Sales of High Heels Are Down, But Is Hollywood Giving Them Up?

Karwai Tang/WireImage
Margot Robbie’s heels at the BAFTA Nominees Party at Kensington Palace on February 17.

Sales of high heels dropped 12 percent last year, while sales of women’s sneakers rose 37 percent to $2.3 billion.

A story in The Washington Post last week trumpeted the alluring headline “High Heels Are The Worst and Women Are Finally Ditching Them” and backed their claim with a plethora of facts, tying the trend into workplace casualization and the latest wave of feminism.  

“Sales of high heels dropped 12 percent last year, while sales of women’s sneakers rose 37 percent to $2.3 billion, according to the NPD Group’s retail tracking service," says the Post piece, which points to the lace-up brogues and crystal-embellished ballet flats shown on the fall-winter 2018 Marc Jacobs runway as evidence of a shift, as well as Nike's new female-focused Unlaced limited-edition styles for lady sneakerheads.

Women are wearing style-savvy sneakers to work, dinner and beyond — but the trend has yet to cross over to the red carpet, save for some of young Hollywood.

Think 13-year-old Millie Bobby Brown pairing her pink sequin Calvin Klein dress with Converse Chuck Taylor All Star sneakers at the SAG Awards in January and 23-year-old Haley Lu Richardson wearing high-top Chucks with her floral Zimmermann frock at the red carpet premiere of the Magnolia Pictures film “Support The Girls” (in which she stars) at the SXSW Festival in Austin on Friday.  

While celeb stylist Jessica Paster says she mainly packed flats for Emily Blunt to wear at the premiere of “A Quiet Place” at SXSW (she and husband John Krasinski both star in the Paramount film that Krasinski directed), Blunt stepped out in heels on Friday. And the other stylists that THR asked to comment on the matter did not come up with any other noteworthy red carpet outings in sneakers or flats, save for Gal Gadot during her “Wonder Woman” press junket last May, which the Post also cited.

What they failed to mention is that Gadot’s flat-and-fancy Aldo sandals at the premiere and the flats that she donned for the entire week, cheered on by social media, were in large part due to the fact that she was suffering from a back sprain. Gadot told USA Today, “Considering my back, I figured it wouldn’t be a good idea. And also, I just wanted to be comfortable! It’s the biggest premiere of my life.” Gadot also admitted that she loves to wear high heels, albeit saying that she would like to make it a trend to do red carpet appearances in flats. But since then, she’s seemed to lean toward super-heels for her red carpet runs.

As further evidence of the trend, the Post notes that First Lady Melania Trump swapped her stilettos for white sneakers on her Hurricane Harvey trip last August — not exactly an earth-shattering move given her position and considering that she was criticized for hanging on to her heels while en route to the plane.

As much as we might wish that the Post story is true — in the name of comfort and in light of the power moves women have been making lately in Hollywood as part of the Times’s Up and #MeToo movements — the reality is that Hollywood doesn't seem ready to choose flats over heels on the red carpet any time soon. And, let's face it, a few extra inches of stiletto height can feel authoritative, too.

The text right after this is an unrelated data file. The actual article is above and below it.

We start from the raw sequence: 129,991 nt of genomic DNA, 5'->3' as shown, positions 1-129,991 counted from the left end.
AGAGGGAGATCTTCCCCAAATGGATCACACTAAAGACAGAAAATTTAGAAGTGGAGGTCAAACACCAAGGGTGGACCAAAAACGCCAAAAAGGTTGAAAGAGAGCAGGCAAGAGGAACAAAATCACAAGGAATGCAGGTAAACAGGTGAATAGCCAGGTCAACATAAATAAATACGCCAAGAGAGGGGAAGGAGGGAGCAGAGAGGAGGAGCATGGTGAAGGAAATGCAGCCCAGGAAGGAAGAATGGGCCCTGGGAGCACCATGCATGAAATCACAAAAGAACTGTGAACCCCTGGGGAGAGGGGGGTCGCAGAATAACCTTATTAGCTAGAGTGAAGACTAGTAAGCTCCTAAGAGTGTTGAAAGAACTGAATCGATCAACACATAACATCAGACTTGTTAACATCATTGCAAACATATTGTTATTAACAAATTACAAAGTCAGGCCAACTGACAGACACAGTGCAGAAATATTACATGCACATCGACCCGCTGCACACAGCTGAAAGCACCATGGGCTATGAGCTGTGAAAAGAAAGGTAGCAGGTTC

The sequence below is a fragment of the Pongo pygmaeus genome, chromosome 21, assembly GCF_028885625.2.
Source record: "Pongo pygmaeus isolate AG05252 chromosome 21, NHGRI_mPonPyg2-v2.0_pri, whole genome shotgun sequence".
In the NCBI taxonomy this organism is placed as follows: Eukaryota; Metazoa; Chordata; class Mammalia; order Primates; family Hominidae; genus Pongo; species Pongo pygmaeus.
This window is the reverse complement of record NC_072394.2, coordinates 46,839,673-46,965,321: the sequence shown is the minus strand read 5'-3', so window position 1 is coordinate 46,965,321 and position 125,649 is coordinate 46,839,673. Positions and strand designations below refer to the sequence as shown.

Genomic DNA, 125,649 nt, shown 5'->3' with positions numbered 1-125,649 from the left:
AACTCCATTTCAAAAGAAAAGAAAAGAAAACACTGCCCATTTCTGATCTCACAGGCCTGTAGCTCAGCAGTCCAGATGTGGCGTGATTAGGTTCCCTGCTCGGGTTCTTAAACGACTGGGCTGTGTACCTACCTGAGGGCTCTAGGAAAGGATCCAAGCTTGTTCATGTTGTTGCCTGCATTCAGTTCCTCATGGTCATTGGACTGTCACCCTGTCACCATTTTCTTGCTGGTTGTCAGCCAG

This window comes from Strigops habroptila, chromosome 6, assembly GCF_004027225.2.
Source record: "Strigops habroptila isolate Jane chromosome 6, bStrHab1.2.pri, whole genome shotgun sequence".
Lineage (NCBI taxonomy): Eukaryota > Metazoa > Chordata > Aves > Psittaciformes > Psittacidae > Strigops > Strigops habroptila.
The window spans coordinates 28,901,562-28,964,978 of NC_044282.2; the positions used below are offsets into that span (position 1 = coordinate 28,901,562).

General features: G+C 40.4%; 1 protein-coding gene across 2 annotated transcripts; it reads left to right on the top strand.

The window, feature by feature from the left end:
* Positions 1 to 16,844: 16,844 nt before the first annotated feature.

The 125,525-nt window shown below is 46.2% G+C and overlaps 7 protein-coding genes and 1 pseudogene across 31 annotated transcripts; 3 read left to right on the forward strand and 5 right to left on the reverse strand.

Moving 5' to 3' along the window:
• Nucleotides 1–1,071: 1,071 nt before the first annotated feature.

While Paster (whose Instagram handle happens to be @highheelprncess) ticks off new red carpet-worthy flats that she loves by Jimmy Choo, Christian Louboutin, Manolo Blahnik and Gianvito Rossi, she stocks her kit with $15  Blue Emu numbing cream with Lidocaine, a secret weapon to dull the pain of standing in heels for hours.  Others stylists like Karla Welch (whose clients include Ruth Negga and Sarah Paulson) turn to cannabis cream for heel-induced pain relief. Whatever it takes.

Maybe the Cannes Film Festival, kicking off on May 8, will incite some new degree of flat-out on the red carpet.  There seems to be a lingering rebellion since the #flatgate scandal at Cannes — it was just under three years ago when some women were denied access to the screening of the film “Carol” due to their fashion indiscretion of wearing (gasp) flats, not to mention ankle boots and even platform heels that weren’t up to fashion par. The festival later confirmed their unwritten policy that high heels are obligatory.“That’s very disappointing, just when you kind of think there are these new waves of equality,” said Blunt, one of several stars to speak out. In protest, Julia Roberts walked the Cannes red carpet barefoot in 2016. Last year, Kristen Stewart kept the dissent going when she told THR, "If you’re not asking guys to wear heels and a dress, you can’t ask me either.”  

Celeb fashion stylist Philippe Uter outfitted Faye Dunaway in flats last year at Cannes: “She wanted to wear flats, so this was the first time I worked on an ‘official appearance’ with flat shoes. But on the carpet this year, for those who showed their legs, they were pretty much all wearing high heels. And I personally love a girl wearing high heels on the carpet; it gives her another attitude and body posture — a ‘je ne sais quoi’ strength and elegance. It also gives her more height, which is always a better silhouette with a long dress.“

More power to women, whatever height of heel they choose to wear. As Paster says: “If you want to wear a high heel because it makes you feel good, because it makes you feel hot, do it. But if you feel beautiful wearing a flat shoe, that makes you even more empowered, don’t you think?"

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